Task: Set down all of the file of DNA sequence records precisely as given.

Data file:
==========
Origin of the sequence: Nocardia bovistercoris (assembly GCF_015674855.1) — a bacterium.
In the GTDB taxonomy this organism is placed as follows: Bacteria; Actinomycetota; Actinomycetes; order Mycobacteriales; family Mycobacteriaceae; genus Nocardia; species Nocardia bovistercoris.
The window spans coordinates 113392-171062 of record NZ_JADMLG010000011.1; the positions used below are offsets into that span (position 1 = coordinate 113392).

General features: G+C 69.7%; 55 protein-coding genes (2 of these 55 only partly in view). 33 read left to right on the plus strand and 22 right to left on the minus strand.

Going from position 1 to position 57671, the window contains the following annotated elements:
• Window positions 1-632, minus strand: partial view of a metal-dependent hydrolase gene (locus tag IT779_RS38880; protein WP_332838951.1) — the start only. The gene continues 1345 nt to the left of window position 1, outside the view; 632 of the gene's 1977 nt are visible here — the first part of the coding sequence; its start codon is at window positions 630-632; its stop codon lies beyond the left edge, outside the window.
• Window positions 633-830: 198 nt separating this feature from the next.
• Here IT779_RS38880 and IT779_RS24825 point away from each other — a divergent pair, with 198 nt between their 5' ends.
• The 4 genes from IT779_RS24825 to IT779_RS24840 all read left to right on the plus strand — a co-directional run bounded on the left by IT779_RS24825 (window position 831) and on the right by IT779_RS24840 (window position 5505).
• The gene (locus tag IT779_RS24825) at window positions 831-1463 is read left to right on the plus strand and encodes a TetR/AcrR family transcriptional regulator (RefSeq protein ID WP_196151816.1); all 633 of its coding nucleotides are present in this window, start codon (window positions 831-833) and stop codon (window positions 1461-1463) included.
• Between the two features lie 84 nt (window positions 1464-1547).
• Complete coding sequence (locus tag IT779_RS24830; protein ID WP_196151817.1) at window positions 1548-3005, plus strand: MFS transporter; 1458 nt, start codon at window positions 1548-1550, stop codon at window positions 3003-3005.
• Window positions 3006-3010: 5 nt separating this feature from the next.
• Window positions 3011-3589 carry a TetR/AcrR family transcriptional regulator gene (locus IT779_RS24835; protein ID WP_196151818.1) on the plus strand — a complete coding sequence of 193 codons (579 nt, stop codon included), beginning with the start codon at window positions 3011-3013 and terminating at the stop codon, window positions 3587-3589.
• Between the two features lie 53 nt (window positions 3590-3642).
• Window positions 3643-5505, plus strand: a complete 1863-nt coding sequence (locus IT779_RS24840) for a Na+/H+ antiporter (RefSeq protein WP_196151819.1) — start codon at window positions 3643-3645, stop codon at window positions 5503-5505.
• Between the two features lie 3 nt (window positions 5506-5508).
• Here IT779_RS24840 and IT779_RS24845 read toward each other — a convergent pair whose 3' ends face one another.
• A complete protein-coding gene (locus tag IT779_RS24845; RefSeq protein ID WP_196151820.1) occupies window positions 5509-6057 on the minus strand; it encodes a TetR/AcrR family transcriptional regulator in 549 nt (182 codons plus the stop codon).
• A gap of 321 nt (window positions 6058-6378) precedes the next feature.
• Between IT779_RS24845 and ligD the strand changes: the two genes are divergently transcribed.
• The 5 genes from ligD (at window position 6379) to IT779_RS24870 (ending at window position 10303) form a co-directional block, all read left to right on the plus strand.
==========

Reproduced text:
Origin of the sequence: Nocardia bovistercoris (assembly GCF_015674855.1) — a bacterium.
In the GTDB taxonomy this organism is placed as follows: Bacteria; Actinomycetota; Actinomycetes; order Mycobacteriales; family Mycobacteriaceae; genus Nocardia; species Nocardia bovistercoris.
The window spans coordinates 113392-171062 of record NZ_JADMLG010000011.1; the positions used below are offsets into that span (position 1 = coordinate 113392).

General features: G+C 69.7%; 55 protein-coding genes (2 of these 55 only partly in view). 33 read left to right on the plus strand and 22 right to left on the minus strand.

Going from position 1 to position 57671, the window contains the following annotated elements:
• Window positions 1-632, minus strand: partial view of a metal-dependent hydrolase gene (locus tag IT779_RS38880; protein WP_332838951.1) — the start only. The gene continues 1345 nt to the left of window position 1, outside the view; 632 of the gene's 1977 nt are visible here — the first part of the coding sequence; its start codon is at window positions 630-632; its stop codon lies beyond the left edge, outside the window.
• Window positions 633-830: 198 nt separating this feature from the next.
• Here IT779_RS38880 and IT779_RS24825 point away from each other — a divergent pair, with 198 nt between their 5' ends.
• The 4 genes from IT779_RS24825 to IT779_RS24840 all read left to right on the plus strand — a co-directional run bounded on the left by IT779_RS24825 (window position 831) and on the right by IT779_RS24840 (window position 5505).
• The gene (locus tag IT779_RS24825) at window positions 831-1463 is read left to right on the plus strand and encodes a TetR/AcrR family transcriptional regulator (RefSeq protein ID WP_196151816.1); all 633 of its coding nucleotides are present in this window, start codon (window positions 831-833) and stop codon (window positions 1461-1463) included.
• Between the two features lie 84 nt (window positions 1464-1547).
• Complete coding sequence (locus tag IT779_RS24830; protein ID WP_196151817.1) at window positions 1548-3005, plus strand: MFS transporter; 1458 nt, start codon at window positions 1548-1550, stop codon at window positions 3003-3005.
• Window positions 3006-3010: 5 nt separating this feature from the next.
• Window positions 3011-3589 carry a TetR/AcrR family transcriptional regulator gene (locus IT779_RS24835; protein ID WP_196151818.1) on the plus strand — a complete coding sequence of 193 codons (579 nt, stop codon included), beginning with the start codon at window positions 3011-3013 and terminating at the stop codon, window positions 3587-3589.
• Between the two features lie 53 nt (window positions 3590-3642).
• Window positions 3643-5505, plus strand: a complete 1863-nt coding sequence (locus IT779_RS24840) for a Na+/H+ antiporter (RefSeq protein WP_196151819.1) — start codon at window positions 3643-3645, stop codon at window positions 5503-5505.
• Between the two features lie 3 nt (window positions 5506-5508).
• Here IT779_RS24840 and IT779_RS24845 read toward each other — a convergent pair whose 3' ends face one another.
• A complete protein-coding gene (locus tag IT779_RS24845; RefSeq protein ID WP_196151820.1) occupies window positions 5509-6057 on the minus strand; it encodes a TetR/AcrR family transcriptional regulator in 549 nt (182 codons plus the stop codon).
• A gap of 321 nt (window positions 6058-6378) precedes the next feature.
• Between IT779_RS24845 and ligD the strand changes: the two genes are divergently transcribed.
• The 5 genes from ligD (at window position 6379) to IT779_RS24870 (ending at window position 10303) form a co-directional block, all read left to right on the plus strand.